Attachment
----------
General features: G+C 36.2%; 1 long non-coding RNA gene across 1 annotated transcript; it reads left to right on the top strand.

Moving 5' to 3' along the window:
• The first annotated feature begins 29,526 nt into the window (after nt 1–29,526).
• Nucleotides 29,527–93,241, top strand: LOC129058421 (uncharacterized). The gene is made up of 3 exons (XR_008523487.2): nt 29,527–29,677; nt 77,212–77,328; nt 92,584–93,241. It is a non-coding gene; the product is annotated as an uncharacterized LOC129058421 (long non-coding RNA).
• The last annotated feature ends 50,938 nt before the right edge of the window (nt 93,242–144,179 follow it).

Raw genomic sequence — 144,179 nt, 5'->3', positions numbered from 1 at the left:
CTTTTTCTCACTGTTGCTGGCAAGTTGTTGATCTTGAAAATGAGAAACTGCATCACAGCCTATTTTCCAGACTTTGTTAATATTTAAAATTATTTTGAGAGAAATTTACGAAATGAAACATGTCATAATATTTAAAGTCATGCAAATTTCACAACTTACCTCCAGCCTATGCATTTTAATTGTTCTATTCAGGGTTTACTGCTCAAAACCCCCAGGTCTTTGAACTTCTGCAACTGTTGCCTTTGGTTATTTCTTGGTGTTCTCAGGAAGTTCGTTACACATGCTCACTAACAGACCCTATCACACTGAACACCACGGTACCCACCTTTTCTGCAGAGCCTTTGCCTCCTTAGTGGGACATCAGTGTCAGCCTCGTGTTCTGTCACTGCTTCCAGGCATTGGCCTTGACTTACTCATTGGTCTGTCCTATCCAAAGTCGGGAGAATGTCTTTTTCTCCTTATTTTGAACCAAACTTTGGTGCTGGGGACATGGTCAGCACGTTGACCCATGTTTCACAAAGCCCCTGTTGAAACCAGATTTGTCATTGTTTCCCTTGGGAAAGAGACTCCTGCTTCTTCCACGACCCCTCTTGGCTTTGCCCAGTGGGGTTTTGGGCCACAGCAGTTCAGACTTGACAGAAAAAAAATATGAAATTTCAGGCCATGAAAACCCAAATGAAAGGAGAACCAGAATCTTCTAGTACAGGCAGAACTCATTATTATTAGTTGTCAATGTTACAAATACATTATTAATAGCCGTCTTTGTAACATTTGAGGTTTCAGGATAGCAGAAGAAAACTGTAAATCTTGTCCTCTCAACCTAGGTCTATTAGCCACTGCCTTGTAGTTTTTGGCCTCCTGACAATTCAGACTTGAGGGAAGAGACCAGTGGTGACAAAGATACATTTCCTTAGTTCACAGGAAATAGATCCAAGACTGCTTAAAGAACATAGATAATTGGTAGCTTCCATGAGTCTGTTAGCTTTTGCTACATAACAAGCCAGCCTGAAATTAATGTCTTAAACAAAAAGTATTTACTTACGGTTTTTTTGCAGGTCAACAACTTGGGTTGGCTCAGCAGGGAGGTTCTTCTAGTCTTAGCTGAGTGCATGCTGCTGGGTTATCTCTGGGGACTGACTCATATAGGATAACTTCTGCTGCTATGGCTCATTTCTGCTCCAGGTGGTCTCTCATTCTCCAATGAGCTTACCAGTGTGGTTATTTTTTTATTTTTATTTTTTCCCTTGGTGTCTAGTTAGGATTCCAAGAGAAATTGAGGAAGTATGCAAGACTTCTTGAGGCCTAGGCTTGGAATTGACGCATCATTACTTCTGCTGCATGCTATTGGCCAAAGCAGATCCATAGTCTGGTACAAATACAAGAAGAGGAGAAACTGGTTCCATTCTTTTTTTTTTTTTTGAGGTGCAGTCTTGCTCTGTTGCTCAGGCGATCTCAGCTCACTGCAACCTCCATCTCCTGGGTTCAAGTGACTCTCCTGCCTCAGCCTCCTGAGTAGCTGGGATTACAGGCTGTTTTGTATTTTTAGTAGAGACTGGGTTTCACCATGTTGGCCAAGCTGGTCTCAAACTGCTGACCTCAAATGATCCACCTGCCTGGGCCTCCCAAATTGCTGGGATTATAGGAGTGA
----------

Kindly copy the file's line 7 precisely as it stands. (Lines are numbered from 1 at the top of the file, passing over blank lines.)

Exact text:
CTTTTTCTCACTGTTGCTGGCAAGTTGTTGATCTTGAAAATGAGAAACTGCATCACAGCCTATTTTCCAGACTTTGTTAATATTTAAAATTATTTTGAGAGAAATTTACGAAATGAAACATGTCATAATATTTAAAGTCATGCAAATTTCACAACTTACCTCCAGCCTATGCATTTTAATTGTTCTATTCAGGGTTTACTGCTCAAAACCCCCAGGTCTTTGAACTTCTGCAACTGTTGCCTTTGGTTATTTCTTGGTGTTCTCAGGAAGTTCGTTACACATGCTCACTAACAGACCCTATCACACTGAACACCACGGTACCCACCTTTTCTGCAGAGCCTTTGCCTCCTTAGTGGGACATCAGTGTCAGCCTCGTGTTCTGTCACTGCTTCCAGGCATTGGCCTTGACTTACTCATTGGTCTGTCCTATCCAAAGTCGGGAGAATGTCTTTTTCTCCTTATTTTGAACCAAACTTTGGTGCTGGGGACATGGTCAGCACGTTGACCCATGTTTCACAAAGCCCCTGTTGAAACCAGATTTGTCATTGTTTCCCTTGGGAAAGAGACTCCTGCTTCTTCCACGACCCCTCTTGGCTTTGCCCAGTGGGGTTTTGGGCCACAGCAGTTCAGACTTGACAGAAAAAAAATATGAAATTTCAGGCCATGAAAACCCAAATGAAAGGAGAACCAGAATCTTCTAGTACAGGCAGAACTCATTATTATTAGTTGTCAATGTTACAAATACATTATTAATAGCCGTCTTTGTAACATTTGAGGTTTCAGGATAGCAGAAGAAAACTGTAAATCTTGTCCTCTCAACCTAGGTCTATTAGCCACTGCCTTGTAGTTTTTGGCCTCCTGACAATTCAGACTTGAGGGAAGAGACCAGTGGTGACAAAGATACATTTCCTTAGTTCACAGGAAATAGATCCAAGACTGCTTAAAGAACATAGATAATTGGTAGCTTCCATGAGTCTGTTAGCTTTTGCTACATAACAAGCCAGCCTGAAATTAATGTCTTAAACAAAAAGTATTTACTTACGGTTTTTTTGCAGGTCAACAACTTGGGTTGGCTCAGCAGGGAGGTTCTTCTAGTCTTAGCTGAGTGCATGCTGCTGGGTTATCTCTGGGGACTGACTCATATAGGATAACTTCTGCTGCTATGGCTCATTTCTGCTCCAGGTGGTCTCTCATTCTCCAATGAGCTTACCAGTGTGGTTATTTTTTTATTTTTATTTTTTCCCTTGGTGTCTAGTTAGGATTCCAAGAGAAATTGAGGAAGTATGCAAGACTTCTTGAGGCCTAGGCTTGGAATTGACGCATCATTACTTCTGCTGCATGCTATTGGCCAAAGCAGATCCATAGTCTGGTACAAATACAAGAAGAGGAGAAACTGGTTCCATTCTTTTTTTTTTTTTTGAGGTGCAGTCTTGCTCTGTTGCTCAGGCGATCTCAGCTCACTGCAACCTCCATCTCCTGGGTTCAAGTGACTCTCCTGCCTCAGCCTCCTGAGTAGCTGGGATTACAGGCTGTTTTGTATTTTTAGTAGAGACTGGGTTTCACCATGTTGGCCAAGCTGGTCTCAAACTGCTGACCTCAAATGATCCACCTGCCTGGGCCTCCCAAATTGCTGGGATTATAGGAGTGA